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Trump’s Africa Strategy Should Have Cast China As A Regional Partner, Not A Global Adversary

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Trump’s Africa Strategy Should Have Cast China As A Regional Partner, Not A Global Adversary

 

John J Stremlau, University of the Witwatersrand

US President Donald Trump has finally approved a “New Africa Strategy”. His national security adviser, John Bolton, described the contents on 13 December at the conservative Heritage Foundation in Washington. He began positively, declaring that:

lasting stability, prosperity, independence and security on the African continent are in the national security interest of the United States.

But he then went on to ignore Africa’s own efforts to address these broad challenges, including its multilateral initiatives. Instead, Bolton’s announcement was replete with rhetoric reminiscent of the Cold War.

The new strategy makes one thing clear: what really matters to Trump is not Africa but containing and countering China.

The reaction from an African perspective is likely be bemusement rather than surprise. Trump has shown little interest or empathy towards Africa. And much enmity toward China. His Africa strategy ignores two decades of complex – but generally positive – reactions across sub-Saharan Africa to China becoming the region’s biggest trading partner and a major source of aid and investment.

Previous US administrations generally welcomed Chinese engagement in Africa. Bolton, however, alleged that:

China uses bribes, opaque agreements, and the strategic use of debt to hold states in Africa captive to Beijing’s wishes and demands.

But does it need to be this way? I would argue not. Africa offers China and America an opportunity to demonstrate to the world – and to each other – that their competition can be constructive with Africa playing a moderating influence by brokering an agreed trilateral agenda.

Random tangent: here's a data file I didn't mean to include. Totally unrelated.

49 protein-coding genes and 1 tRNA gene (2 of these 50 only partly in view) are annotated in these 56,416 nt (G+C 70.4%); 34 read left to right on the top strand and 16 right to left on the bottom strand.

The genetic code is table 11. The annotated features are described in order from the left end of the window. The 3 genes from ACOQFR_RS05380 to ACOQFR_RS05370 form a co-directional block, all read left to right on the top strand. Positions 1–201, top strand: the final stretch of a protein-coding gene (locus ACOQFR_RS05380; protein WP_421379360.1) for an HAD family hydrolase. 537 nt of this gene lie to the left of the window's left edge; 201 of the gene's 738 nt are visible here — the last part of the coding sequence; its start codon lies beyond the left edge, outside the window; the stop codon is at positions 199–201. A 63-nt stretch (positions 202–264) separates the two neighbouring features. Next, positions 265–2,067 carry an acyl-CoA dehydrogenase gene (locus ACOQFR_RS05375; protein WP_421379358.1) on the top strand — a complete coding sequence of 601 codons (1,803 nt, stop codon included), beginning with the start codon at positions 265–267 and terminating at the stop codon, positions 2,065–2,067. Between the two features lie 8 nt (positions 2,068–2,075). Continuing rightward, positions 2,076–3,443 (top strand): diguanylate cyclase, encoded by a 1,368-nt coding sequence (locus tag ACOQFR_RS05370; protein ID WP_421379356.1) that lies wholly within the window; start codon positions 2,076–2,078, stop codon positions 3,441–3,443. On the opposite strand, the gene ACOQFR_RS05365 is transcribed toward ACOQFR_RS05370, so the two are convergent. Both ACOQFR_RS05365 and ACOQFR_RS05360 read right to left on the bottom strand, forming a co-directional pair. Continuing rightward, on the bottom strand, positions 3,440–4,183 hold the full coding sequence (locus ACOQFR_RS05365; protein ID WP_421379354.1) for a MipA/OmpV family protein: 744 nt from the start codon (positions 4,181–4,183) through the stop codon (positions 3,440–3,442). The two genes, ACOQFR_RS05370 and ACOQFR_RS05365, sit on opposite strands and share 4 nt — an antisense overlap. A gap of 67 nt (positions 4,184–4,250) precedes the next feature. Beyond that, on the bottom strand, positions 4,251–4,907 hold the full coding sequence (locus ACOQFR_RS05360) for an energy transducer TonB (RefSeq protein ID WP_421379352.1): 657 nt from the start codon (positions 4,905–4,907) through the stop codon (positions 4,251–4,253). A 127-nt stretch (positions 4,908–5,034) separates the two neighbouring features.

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We need to explore ways to advance cooperation between Africa, China and the US as a confidence building measure in relations between the US and China. This would obviously need to be designed for the primary benefit of African partners.

Testing trilateralism

Collaborative projects that involve the US and China, with Africa in the forefront, have been the focus of a Carter Centre project since 2014. The centre’s many successful programs in Africa, especially public health, have generated high-level trilateral policy interest. Since the Trump administration took over, these conversations have excluded his senior advisors. Nevertheless, work has continued. This has included recent developments which suggest headway is being made.

In early December the South African Institute of International Affairs hosted the troika that leads this project. The troika was represented by Seyoum Mesfin, Ethiopia’s former and longest-serving foreign minister, an ambassador to China, and regional mediator in Sudan; Zhong Jianhua, formerly China’s Special Representative on African affairs and to the Sudan conflicts; and Donald Booth, a former US ambassador to Liberia, Zambia, Ethiopia and special envoy to Sudan/South Sudan.